Ireland left with nowhere to go, damned if it does, damned if it doesn’t

If Ireland tightens fiscal policy to reduce the deficit, output growth will be even weaker in the short-term, pushing the deficit back up again. And if it cuts taxes or increases spending to boost economic activity, the deficit will also increase. It is damned if it acts, and damned if it doesn’t. Unfortunately, the only way out may be recourse to the IMF.

The news that Irish government bond yields yesterday reached their highest level – and their highest spread over German bond yields – since the start of European Monetary Union illustrates the problems that await any country that really allows its public finances to get out of control.

The Irish government is now being simultaneously criticised for not cutting its budget deficit quickly enough and for not supporting economic growth sufficiently, so allowing revenues to be weak, public spending higher and the deficit wider.

Consequently, it has nowhere to go. If it tightens fiscal policy to reduce the deficit, output growth will be even weaker in the short-term, pushing the deficit back up again. And if it cuts taxes or increases spending to boost economic activity, the deficit will also increase. It is damned if it acts, and damned if it doesn’t. Unfortunately, the only way out may be recourse to the IMF.

Is there a lesson here for the UK? George Osborne would say there is. Don’t allow your fiscal position to get into such a mess in the first place. Hence the need for tax increases and spending cuts to eliminate the UK budget deficit over the next four years.

Certainly there are parallels between Irish and UK positions. According to the OECD, Ireland’s debt in 2010 will be 82.9 per cent of GDP; the UK’s 82.3 per cent (though the UK’s debt has a much longer maturity, so less has be re-financed every year). And government borrowing in Ireland will be 11.7 per cent, compared to 11.5 per cent in the UK.

But it is not that simple (it never is in economics). One difference is that Ireland has cut its deficit from 14.3 per cent in 2009 and remains in recession (the OECD forecasts a drop of 0.7 per cent in real GDP in 2010, though this looks optimistic now). The UK did not cut its deficit this year and the OECD thinks its economy will grow by 1.3 per cent. Another is that while bond yields in Ireland are now over 7 per cent, in the UK they have been below 4.25 per cent throughout the last two years.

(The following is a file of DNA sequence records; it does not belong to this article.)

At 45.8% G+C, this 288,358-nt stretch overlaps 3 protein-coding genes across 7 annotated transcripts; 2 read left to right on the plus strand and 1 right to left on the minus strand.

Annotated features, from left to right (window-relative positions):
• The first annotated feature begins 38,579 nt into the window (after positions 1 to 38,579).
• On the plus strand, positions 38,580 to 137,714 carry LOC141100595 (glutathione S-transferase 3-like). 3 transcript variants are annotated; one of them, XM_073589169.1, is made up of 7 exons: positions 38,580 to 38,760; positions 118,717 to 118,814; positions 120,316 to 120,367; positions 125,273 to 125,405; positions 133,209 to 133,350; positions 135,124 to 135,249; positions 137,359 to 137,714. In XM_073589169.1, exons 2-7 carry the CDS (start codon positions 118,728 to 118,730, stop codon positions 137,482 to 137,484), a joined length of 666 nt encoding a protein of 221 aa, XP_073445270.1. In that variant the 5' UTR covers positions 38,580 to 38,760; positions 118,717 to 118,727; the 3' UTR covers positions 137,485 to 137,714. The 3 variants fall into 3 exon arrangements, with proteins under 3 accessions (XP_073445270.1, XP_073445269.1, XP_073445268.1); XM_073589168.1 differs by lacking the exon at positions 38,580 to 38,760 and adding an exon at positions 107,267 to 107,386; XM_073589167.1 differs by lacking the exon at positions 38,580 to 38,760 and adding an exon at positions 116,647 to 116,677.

Conducting fiscal policy in the period after a deep recession is like walking on a narrow ridge of land with steep drops on either side. Attempt to cut the deficit too quickly and growth will be weak; revenues will disappoint, the deficit will not improve and bond yields will increase, adding to the downward pressure on growth. Fail to cut the deficit and bond yields will go up anyway, again resulting in weaker growth.

For the Irish government, the ridge has become so narrow that it has lost its balance, and it may now only be a matter of which side it chooses to fall off. But the UK is still at a point where the ridge is wide enough to allow some room for manoeuvre.

Critics of Osborne’s deficit reduction plan argue that he has taken us close to the edge marked ‘return to recession’ and they are backed up, to some extent, by the controversial forecasts for job losses released by the CIPD yesterday. The Treasury points to the Office for Budget Responsibility’s forecasts of more modest job losses in the short-term and healthy employment growth from 2012.

The FT’s alphaville blog reports on another survey that has received less attention, explaining how construction, which drove Q2 growth. Alphaville notes “the surge in construction output added 0.6 and 0.2 percentage points respectively to second and third quarter GDP”, asking “what does that mean for the Q4 reading?”

The Opposition prefers a plan that involves a slower pace of deficit reduction, which would steer the economy away from the risk of recession. But, counter the Treasury, this would instead risk taking the economy too close to the other side of the ridge, the one marked ‘fiscal position out of control and bond yields rising’.

In fact, there is little to suggest this is the case. There is no evidence of investors losing faith in the UK bond market at any time under the last Labour Government and talk of the country being on ‘the brink of bankruptcy’ is, frankly, ludicrous. UK bonds would not have held onto their AAA rating earlier this year if that was even a faint possibility. They would have been immediately downgraded several notches on the rating scale.

But the Opposition’s policy is not going to be implemented, so we will never know for sure what would have happened if it had been. Osborne’s plan is the one that is in place and only time will tell who is right about it.

In the meantime, it is little consolation to know that while the outlook may be grim in the UK, the Irish situation shows how much worse it could be.

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